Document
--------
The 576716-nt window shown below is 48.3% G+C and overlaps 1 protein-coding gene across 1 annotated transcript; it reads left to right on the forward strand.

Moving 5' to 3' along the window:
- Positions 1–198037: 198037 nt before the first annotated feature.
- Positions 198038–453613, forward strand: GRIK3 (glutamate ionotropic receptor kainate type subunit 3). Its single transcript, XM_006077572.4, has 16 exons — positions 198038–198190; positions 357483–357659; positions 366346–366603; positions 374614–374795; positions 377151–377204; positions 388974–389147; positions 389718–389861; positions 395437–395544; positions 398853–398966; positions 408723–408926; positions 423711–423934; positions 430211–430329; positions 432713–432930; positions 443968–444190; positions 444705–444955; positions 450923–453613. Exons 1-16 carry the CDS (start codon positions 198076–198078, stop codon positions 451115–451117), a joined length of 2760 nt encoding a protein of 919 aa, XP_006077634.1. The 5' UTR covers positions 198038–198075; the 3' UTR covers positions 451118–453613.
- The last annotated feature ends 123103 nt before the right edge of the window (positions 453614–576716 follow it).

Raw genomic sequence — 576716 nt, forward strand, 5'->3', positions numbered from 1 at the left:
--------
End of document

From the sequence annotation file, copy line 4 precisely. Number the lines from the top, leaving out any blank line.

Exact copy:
- Positions 198038–453613, forward strand: GRIK3 (glutamate ionotropic receptor kainate type subunit 3). Its single transcript, XM_006077572.4, has 16 exons — positions 198038–198190; positions 357483–357659; positions 366346–366603; positions 374614–374795; positions 377151–377204; positions 388974–389147; positions 389718–389861; positions 395437–395544; positions 398853–398966; positions 408723–408926; positions 423711–423934; positions 430211–430329; positions 432713–432930; positions 443968–444190; positions 444705–444955; positions 450923–453613. Exons 1-16 carry the CDS (start codon positions 198076–198078, stop codon positions 451115–451117), a joined length of 2760 nt encoding a protein of 919 aa, XP_006077634.1. The 5' UTR covers positions 198038–198075; the 3' UTR covers positions 451118–453613.